- Why Should You Put Money in a Savings Account?
- Investing vs. Saving
- What Types of Savings Accounts Are There?
- What Type of Savings Account Earns the Most Money?
- Which Savings Account is Right for Me?
There are so many different types of savings accounts out there, and not all of them are made the same.
In truth, a savings account is a great place to put your money when you aren’t sure what else to do with it. However, there are several types that you can open, each of which has various features, benefits, and drawbacks.
In this post, we’ll discuss the differences and similarities between the various types of savings accounts so that you can choose the best choice to help you meet your savings goals.
Let’s get started!
Why Should You Put Money in a Savings Account?
In days past, you might stash your money under your mattress if you wanted to keep it safe.
Now, however, most people recognize the risk of keeping lots of cash in their homes.
Plus, if you choose the right type of savings account, you not only benefit from having a safe place to stash your money but you can also get more from your dollar by taking advantage of interest.
If you hide $1,000 in your house, you’ll still have $1,000 after five years (of course, as long as nobody steals it!). However, if you were to put that same money in a high-yield savings account, you could gain several hundred dollars in interest – and that’s if you don’t contribute any more to the account.
Investing vs. Saving
When you’re deciding whether to put your money in a savings account or to invest it, you’ll want to consider a few basic questions.
First, do you have at least six months’ worth of expenses saved up for an emergency? If not, it’s wise to build an emergency fund before you start investing (putting your money in an accessible high yield savings account is a great place to start).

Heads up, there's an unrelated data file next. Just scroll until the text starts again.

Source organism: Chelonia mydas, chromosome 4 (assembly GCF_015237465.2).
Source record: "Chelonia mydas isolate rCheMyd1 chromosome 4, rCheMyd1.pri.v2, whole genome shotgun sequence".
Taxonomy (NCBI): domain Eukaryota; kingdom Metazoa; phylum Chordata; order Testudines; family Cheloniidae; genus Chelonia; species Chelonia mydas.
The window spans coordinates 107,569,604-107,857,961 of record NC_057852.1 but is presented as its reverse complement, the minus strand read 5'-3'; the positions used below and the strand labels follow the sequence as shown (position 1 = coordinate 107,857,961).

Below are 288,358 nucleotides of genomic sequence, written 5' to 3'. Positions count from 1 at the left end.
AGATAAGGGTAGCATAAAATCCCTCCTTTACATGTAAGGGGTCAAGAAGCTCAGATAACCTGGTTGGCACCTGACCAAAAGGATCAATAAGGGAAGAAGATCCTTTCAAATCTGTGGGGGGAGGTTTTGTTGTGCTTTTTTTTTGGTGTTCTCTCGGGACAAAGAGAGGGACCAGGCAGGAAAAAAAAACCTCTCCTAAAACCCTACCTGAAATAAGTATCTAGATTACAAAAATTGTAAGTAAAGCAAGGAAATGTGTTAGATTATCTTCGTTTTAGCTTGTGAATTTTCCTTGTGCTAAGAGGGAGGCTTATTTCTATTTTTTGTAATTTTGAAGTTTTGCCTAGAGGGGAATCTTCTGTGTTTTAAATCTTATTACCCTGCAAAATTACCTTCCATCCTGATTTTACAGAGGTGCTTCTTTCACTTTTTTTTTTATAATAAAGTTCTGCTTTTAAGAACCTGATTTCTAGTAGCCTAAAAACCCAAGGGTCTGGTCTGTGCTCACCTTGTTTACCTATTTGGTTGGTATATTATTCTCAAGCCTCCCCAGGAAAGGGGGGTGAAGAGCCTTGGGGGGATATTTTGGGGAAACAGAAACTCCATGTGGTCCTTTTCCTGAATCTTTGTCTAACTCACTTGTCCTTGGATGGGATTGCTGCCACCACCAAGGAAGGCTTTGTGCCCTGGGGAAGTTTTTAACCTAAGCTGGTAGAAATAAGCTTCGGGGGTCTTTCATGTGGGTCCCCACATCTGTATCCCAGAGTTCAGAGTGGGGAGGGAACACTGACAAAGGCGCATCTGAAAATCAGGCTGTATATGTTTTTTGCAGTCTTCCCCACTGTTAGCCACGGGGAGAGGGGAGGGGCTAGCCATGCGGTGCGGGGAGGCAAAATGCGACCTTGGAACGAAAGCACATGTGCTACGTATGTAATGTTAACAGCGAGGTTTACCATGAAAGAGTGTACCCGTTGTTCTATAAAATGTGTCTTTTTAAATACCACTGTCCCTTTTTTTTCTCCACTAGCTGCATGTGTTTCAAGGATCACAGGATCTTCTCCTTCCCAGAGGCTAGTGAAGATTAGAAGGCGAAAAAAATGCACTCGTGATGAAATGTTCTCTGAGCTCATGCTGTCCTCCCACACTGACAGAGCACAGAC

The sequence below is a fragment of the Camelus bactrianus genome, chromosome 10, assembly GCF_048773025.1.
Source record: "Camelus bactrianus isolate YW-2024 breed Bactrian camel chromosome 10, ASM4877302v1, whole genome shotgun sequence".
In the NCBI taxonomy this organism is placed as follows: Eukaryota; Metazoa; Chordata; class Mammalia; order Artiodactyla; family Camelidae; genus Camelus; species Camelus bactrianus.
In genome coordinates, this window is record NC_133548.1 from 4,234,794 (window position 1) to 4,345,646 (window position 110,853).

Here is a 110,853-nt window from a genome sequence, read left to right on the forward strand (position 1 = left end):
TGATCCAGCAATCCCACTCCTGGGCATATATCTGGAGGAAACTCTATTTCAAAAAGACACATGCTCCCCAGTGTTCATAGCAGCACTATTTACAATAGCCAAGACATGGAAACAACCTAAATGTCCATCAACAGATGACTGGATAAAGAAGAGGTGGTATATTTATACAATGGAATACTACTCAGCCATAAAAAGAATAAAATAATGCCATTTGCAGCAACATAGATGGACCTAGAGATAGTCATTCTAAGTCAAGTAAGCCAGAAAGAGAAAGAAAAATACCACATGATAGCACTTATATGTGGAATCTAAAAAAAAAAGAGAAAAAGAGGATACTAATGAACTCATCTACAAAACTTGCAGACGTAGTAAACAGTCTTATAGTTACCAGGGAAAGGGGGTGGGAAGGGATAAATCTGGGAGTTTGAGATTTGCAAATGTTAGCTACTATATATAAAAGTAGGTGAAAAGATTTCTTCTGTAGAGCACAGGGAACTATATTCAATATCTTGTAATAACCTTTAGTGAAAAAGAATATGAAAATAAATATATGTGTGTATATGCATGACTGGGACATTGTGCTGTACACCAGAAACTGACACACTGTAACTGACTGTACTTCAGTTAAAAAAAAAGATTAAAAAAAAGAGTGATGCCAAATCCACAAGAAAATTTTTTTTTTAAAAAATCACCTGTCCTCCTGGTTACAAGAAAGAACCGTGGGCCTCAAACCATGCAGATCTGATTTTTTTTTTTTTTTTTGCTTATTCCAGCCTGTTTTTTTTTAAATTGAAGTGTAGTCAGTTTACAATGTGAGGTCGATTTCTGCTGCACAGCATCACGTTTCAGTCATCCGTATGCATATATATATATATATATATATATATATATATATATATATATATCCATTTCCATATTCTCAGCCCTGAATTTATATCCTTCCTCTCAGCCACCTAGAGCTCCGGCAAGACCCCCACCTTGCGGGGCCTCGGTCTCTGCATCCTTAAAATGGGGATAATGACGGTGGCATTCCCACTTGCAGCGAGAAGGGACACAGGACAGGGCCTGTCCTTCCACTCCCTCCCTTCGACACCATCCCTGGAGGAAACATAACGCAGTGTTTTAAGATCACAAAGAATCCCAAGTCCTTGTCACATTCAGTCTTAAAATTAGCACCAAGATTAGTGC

You might also want to consider your ultimate goal in putting money away. If you plan on using the money you are going to save in just a few years or less, then a savings account is wiser than investing. Investing involves putting money into a fluctuating market – good for the long term, but not so much for the short term.
What Types of Savings Accounts Are There?
Now that you know the benefits of opening and contributing to a savings account, let’s take a deeper dive into which types of savings accounts are out there.
Traditional Savings Accounts
A traditional savings account is one that can be opened either online or with a brick and mortar institution (like a bank or credit union).
Often, these types of savings accounts pay lower interest rates (sometimes as little as 0.01% APY, or annual percentage yield). Some charge a monthly fee for certain balances or just monthly maintenance fees.
The benefit of putting your money in these types of savings accounts?
For one, your money will be accessible whenever you need it. Also, you’ll be able to talk to a banker face-to-face if you need help with your account.
High-Yield Savings Accounts
High yield savings accounts have been growing in popularity over recent years especially compared to traditional savings accounts.